My latest reading involved another of Shakespeare’s tragedies: Coriolanus. It is my understanding that this work is one of Shakespeare’s later ones, and I believe this holds a stark contrast from Lear. Lear, in my opinion, had much more complex characters, plot devices, and betrayals. While I think you could say betrayal plays a part, Coriolanus just doesn’t seem nearly as involved as Lear at face value.
As a structure, I feel Coriolanus moves fairly quickly. The acts are made up short scenes, and all build upon the main storyline. There is a slight difficult factor with understanding as lots of names sound similar, and they’re all the Roman -aius’ and ‘-tius’. Also, future readers should note that Caius Martius and Coriolanus ARE THE SAME PERSON. I would also suggest readers noting the difference between Patricians and Plebeians of Ancient Rome. The Patricians are those born to privilege who are mainly holding sway in the consul, as they have the power and moolah to make their word true. The Plebeians are the ones currently starving who would rather not be starving, and form the angry mob that waffles on their support for whichever party will give them what they want. Is it 100% necessary to know the difference? Probably not, but I do think it will help get readers sucked into the action. I would NOT say that there are major subplots for secondary characters that would confuse the reader so much that they would deem this play a hopeless case.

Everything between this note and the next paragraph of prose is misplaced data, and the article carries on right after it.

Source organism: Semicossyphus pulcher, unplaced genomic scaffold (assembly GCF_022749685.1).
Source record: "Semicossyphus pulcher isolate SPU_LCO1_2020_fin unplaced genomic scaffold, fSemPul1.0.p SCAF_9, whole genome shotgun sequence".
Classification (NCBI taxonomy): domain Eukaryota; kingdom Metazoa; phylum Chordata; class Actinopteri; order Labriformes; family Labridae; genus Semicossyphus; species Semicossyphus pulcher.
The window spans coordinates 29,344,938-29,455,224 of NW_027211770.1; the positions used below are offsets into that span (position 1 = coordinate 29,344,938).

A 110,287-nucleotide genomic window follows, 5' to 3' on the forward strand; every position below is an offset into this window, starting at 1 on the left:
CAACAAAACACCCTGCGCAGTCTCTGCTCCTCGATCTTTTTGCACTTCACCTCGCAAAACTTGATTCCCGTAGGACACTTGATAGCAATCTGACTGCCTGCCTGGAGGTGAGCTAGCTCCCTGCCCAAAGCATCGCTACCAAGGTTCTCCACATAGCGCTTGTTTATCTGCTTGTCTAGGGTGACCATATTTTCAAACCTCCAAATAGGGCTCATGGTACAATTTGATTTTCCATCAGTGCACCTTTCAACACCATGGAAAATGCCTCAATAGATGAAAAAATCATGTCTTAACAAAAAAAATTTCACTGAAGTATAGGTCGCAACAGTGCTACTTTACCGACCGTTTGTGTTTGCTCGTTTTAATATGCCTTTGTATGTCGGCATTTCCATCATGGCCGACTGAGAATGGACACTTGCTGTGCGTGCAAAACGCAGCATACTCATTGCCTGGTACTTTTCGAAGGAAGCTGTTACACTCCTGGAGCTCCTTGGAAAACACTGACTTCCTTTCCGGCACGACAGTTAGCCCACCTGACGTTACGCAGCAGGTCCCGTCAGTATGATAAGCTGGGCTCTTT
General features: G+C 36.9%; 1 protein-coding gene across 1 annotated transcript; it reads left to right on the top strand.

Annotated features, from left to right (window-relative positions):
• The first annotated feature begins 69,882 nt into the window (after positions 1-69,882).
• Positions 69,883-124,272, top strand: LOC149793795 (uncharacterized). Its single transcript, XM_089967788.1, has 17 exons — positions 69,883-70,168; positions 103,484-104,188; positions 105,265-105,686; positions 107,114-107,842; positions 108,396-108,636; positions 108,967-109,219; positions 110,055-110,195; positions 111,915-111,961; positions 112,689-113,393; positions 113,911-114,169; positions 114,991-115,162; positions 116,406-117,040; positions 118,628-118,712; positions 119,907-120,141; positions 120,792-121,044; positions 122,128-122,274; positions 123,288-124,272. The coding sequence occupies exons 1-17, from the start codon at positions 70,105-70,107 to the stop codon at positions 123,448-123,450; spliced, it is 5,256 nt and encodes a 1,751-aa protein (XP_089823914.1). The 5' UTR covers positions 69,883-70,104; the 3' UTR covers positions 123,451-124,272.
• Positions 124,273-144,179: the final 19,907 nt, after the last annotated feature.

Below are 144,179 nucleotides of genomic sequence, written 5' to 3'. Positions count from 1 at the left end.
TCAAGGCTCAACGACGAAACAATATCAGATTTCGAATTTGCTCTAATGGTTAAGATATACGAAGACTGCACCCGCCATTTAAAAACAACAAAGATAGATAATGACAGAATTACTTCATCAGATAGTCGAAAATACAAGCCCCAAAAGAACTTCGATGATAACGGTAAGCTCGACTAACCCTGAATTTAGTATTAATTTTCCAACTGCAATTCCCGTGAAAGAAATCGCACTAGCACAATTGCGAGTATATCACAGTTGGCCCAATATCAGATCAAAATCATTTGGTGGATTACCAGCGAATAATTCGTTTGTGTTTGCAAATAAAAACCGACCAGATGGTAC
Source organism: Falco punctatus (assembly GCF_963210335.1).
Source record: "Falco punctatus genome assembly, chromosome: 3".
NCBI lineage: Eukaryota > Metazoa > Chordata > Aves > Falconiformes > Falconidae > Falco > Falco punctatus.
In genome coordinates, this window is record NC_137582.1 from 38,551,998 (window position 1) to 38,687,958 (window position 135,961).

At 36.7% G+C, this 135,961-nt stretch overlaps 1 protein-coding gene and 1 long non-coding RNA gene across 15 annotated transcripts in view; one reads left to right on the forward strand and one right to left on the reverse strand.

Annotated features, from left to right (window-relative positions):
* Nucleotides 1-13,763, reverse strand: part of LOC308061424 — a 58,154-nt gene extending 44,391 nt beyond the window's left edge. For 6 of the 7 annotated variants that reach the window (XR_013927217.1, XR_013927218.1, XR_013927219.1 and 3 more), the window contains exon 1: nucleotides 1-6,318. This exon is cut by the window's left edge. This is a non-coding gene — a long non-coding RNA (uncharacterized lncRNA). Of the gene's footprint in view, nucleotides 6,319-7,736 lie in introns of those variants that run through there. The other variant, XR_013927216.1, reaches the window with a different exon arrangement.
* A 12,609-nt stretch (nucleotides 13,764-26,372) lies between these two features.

Coriolanus seems to span its five acts with three main sections. The first, where the audience meets the tragic hero – now named Martius, or Caius Martius, paints the picture of the epitome of a Roman soldier and war hero. The guy conquered an entire city by himself, as he raced after the retreating Volscian army. Great visual here: as his army is wondering what they should do, Maritus opens the gates covered in blood, that of his enemies or his own yet to be decided by his soldiers, and they give him the name Coriolanus, honorably named after the now-conquered city of Corioles. The audience also learns that Rome is in an uproar as the plebeians (Roman citizens not born to privilege, 0 political power, starving, angry mob) demand a voice.
The second section would be the failed attempt as a consul. Before the start of this play, Rome was ruled in a monarchy, we learn that Martius helped oust King Tarquin, and now Rome is a republic. Now, Martius is a Patrician, he should be born to rule. The guy needs a personality adjustment. He needs the people’s votes. Too bad he is known to have an anger problem, and has been heard speaking against the common people. Now the scheming politicians convince the common people to take back their votes, and in turn, turn their backs on Coriolanus. The once revered war hero are jumping on the banishment bandwagon. Better to save the politics for sleazeballs, it is far more important to keep tyrants out of the city. If he’d been a bit less full of pride, perhaps Coriolanus would have been a successful politician.